Buying And Flipping A House That Has Seen Better Days? What Are Your Most Cost-Effective Heating And Cooling Options?
If you've recently purchased a home at a steep discount due to its dilapidated or outdated condition, you may be overwhelmed at the remodeling and renovation prospects that await you -- from selecting the counter and cabinet finishes most likely to show well and lead to a quick sale, to the heating, cooling, and plumbing choices that can provide long-lasting quality while keeping your investment costs low. Fortunately, there are several choices that can be installed quickly and inexpensively while still appealing to even the pickiest home browsers. Read on to learn more about your most cost-effective heating and cooling options when gutting a home for quick resale.
For homes with an existing radiator and wall piping, replacing a leaking or outdated radiator with a more efficient version and leaving the pipes in place may be the least expensive way to provide heated and cooled air. Although many modern houses rely on natural gas or propane forced-air heating systems to keep energy bills low, radiant heat (either through electrically-heated panels or hot water) is actually highly efficient. The same pipes that carry heated air into your floorboards and ceilings during the winter months can also pipe cool air during the summer, helping keep your home at a comfortable temperature and humidity level.
Radiant heating that utilizes water or electricity is also ideal for homes without basement space or much of a yard, as placing the compressor unit for a central air conditioning system can take up shaded lawn area some homes and buildings simply don't have available. Meanwhile, the radiator needed to heat and cool a home's water takes up relatively little space and can even fit in an interior closet or utility room. Homes that use electrical radiant heat shouldn't need a standalone heating unit at all and can utilize a much smaller compressor to radiate cool air through a room. The more space you can save on necessary appliances and fixtures during a renovation, the happier your prospective buyers will be at the amount of living space.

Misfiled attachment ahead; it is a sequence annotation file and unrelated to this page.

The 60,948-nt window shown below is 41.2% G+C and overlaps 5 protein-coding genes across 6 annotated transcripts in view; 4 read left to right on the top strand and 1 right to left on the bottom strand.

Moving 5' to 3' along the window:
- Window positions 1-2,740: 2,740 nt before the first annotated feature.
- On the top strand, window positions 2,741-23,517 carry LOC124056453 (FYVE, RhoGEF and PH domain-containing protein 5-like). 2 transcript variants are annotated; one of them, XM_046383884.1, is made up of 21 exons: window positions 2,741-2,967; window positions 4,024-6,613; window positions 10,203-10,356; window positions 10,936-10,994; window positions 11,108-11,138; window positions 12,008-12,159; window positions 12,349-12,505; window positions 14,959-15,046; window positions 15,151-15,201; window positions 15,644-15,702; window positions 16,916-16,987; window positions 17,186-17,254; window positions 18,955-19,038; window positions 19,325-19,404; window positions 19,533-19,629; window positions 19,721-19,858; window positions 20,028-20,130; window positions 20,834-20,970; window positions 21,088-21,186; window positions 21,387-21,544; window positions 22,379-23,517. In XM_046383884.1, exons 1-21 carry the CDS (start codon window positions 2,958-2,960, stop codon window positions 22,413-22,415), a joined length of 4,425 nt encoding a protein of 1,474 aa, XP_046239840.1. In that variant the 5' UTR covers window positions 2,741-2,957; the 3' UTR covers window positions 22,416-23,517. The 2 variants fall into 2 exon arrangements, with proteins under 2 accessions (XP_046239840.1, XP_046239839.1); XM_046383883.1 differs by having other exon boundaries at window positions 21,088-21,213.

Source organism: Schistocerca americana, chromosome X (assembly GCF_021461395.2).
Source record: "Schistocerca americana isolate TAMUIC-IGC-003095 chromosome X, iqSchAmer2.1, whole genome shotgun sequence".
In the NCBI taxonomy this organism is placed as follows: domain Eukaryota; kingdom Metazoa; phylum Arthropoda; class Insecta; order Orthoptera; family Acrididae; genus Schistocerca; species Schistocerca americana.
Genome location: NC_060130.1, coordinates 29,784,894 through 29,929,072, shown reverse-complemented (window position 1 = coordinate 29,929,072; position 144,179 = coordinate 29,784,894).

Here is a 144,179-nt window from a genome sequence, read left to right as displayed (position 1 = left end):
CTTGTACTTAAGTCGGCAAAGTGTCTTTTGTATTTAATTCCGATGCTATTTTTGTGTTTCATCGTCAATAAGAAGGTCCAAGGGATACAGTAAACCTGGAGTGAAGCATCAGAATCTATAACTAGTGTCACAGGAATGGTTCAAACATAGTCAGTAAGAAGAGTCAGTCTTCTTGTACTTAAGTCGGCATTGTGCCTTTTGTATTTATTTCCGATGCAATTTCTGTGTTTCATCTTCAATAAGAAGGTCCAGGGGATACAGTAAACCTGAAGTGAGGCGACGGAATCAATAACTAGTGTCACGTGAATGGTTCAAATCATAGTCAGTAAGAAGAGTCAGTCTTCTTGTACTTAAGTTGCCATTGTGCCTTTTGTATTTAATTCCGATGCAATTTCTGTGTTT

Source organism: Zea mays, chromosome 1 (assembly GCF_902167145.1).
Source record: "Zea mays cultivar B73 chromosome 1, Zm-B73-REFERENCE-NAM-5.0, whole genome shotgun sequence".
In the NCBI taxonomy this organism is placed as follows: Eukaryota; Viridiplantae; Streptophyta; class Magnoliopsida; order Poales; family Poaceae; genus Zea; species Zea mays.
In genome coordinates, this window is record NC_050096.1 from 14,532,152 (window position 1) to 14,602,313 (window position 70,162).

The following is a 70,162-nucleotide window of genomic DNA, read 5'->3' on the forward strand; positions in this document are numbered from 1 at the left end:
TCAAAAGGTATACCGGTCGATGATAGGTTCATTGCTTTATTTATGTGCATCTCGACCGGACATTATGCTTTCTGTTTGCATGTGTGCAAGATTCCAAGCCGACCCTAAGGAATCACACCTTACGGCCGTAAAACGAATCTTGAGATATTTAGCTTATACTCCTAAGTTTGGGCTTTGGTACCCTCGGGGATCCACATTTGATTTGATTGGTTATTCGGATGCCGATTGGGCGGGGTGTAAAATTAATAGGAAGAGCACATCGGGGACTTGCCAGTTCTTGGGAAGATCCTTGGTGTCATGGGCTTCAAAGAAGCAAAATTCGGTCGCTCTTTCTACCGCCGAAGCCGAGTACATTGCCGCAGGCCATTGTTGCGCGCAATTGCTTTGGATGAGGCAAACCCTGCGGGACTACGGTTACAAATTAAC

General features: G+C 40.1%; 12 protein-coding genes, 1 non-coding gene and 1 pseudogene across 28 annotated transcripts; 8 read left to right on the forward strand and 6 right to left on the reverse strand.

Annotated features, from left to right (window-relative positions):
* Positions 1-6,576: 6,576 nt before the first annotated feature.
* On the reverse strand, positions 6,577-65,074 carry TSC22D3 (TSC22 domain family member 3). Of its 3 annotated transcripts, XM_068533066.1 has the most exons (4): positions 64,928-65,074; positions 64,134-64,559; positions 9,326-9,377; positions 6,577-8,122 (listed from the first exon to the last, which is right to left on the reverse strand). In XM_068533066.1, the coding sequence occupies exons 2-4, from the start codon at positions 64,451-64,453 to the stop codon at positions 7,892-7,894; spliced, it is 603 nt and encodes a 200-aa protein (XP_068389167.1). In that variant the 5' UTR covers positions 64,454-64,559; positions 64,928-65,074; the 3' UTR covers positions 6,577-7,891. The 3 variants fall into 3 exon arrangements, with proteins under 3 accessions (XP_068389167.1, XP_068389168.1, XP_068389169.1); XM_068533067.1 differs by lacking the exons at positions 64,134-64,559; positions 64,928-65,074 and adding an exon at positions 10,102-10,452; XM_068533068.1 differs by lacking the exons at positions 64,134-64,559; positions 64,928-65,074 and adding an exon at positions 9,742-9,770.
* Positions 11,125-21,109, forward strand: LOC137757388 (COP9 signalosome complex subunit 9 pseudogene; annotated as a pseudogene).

Although a heat pump can seem like a pricey choice when compared to heating and cooling options like space heaters and portable air conditioners, it is an energy-efficient option that should appeal to homeowners who are willing to spend more for quality over the long term. If you're flipping a home in a quickly-gentrifying part of town or are planning to offer a home warranty to potential buyers as an alternative to lowering the list price, purchasing a heat pump can be an easy way to ensure you'll recoup your investment while minimizing the risk that you'll be required to pay for any heating or cooling repairs in the first few years after installation. When properly maintained, a heat pump system can operate for decades without encountering any problems.
A heat pump operates by condensing heat from the cooler outside air and transferring it inside. During the summer months, the heat pump operates in reverse, removing the hot air from your home while leaving cooler air behind. Because a heat pump only condenses and moves air from one place to another, rather than generating warm or cold air by running it over a temperature-controlled surface, it's highly efficient compared to other heating and cooling options. In areas with high gas costs combined with low electricity prices, a heat pump can also provide an even better selling point in the reduction of utility costs -- not to mention reducing the cost of electricity for which you'll end up being billed while listing and showing the home after the renovation is complete. For more information, contact a business such as Actionaire Inc.